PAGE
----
Macdonald does a hatchet job on the updated version of the King James Bible; it commits the double crime of being stylistically inferior to the old version and of obliterating old traditions. The language is dead, Jesus gathering the children unto himself has been replaced by what sounds like a mother calling the kiddies in from a picnic. Things are no better across the Atlantic. Along with rock and roll we have exported the American adolescent genius. Macdonald notes, with horror, that the British were as unthinkingly enthusiastic over Colin Wilson’s The Outsider—a swinging, get-hep-with-pessimism grab-bag of literature and philosophy—as American were over Cozzens. Macdonald does dispose of the mediocre extremely well. But by focusing so much on what is bad taste he risks reducing everything to matters of style and “good taste.”

Macdonald is a great admirer of Norman Mailer—but is it Mailer’s clarity of style that gives him his force? Where does Dostoyevsky fit in among the rational thinkers? I prefer Ralph Ellison’s work to John Updike’s—but Updike writes some very beautiful sentences. One reaction to middlebrow is the romanticism of the beats—the desire to smash the language entirely—and at the other extreme we have our stylists, as epitomized by the current fiction in The New Yorker, who distinguished themselves from middlebrow precisely in the area of “taste.” Their literary manners are perfect, but their work is lifeless.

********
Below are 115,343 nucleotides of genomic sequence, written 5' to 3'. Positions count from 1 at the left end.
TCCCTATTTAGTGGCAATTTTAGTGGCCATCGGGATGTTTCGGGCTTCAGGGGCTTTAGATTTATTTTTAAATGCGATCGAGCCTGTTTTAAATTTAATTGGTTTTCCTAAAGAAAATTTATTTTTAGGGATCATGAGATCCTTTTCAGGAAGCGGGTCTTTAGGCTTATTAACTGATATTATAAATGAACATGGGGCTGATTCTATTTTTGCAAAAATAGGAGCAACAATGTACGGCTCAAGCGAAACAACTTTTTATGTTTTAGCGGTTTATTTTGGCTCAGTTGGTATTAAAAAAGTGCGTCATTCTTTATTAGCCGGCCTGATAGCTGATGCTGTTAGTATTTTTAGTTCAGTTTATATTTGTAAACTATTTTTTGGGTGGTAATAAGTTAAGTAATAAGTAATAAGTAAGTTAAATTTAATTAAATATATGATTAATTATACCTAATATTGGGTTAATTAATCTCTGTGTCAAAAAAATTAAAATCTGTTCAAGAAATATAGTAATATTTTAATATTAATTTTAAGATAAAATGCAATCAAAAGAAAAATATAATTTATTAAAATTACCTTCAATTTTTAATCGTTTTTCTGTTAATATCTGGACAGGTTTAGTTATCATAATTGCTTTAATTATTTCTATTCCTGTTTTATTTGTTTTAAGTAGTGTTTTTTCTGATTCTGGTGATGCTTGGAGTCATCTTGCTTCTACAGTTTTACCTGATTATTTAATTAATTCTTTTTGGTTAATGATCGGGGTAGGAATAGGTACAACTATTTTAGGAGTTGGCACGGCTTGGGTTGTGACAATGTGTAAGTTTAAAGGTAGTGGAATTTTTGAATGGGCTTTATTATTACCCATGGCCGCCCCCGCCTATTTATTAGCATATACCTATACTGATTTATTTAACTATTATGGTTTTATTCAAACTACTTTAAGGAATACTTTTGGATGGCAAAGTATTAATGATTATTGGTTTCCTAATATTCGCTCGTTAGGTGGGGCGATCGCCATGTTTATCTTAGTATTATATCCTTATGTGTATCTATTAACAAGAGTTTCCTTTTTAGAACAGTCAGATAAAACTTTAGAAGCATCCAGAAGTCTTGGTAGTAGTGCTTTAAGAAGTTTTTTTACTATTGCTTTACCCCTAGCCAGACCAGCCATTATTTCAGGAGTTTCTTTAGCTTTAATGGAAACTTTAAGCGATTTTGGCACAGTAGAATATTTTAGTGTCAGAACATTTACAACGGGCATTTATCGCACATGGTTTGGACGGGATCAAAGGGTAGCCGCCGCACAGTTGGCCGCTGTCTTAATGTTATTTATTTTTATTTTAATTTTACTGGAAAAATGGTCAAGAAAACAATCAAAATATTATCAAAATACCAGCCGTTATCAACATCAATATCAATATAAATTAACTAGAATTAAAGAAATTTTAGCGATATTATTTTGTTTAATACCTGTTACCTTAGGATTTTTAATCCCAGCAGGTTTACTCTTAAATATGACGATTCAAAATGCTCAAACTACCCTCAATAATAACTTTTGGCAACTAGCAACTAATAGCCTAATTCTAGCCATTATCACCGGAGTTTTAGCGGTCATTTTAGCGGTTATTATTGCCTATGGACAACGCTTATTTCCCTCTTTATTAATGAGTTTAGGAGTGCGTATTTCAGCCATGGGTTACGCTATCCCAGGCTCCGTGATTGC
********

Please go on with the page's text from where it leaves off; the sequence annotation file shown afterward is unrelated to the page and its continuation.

Now, who is the villain really? Just how destructive is this tasteless middlebrow of the genuine artist? Isn’t the writer concerned with a deeper loss of values than a failure of “taste” on the part of some critic or culture-hopping mama? Shakespeare noticed a long time ago that the majority of people weren’t very bright. As for the artist himself, can Time magazine culture affect him? Or—why is he reading Time magazine?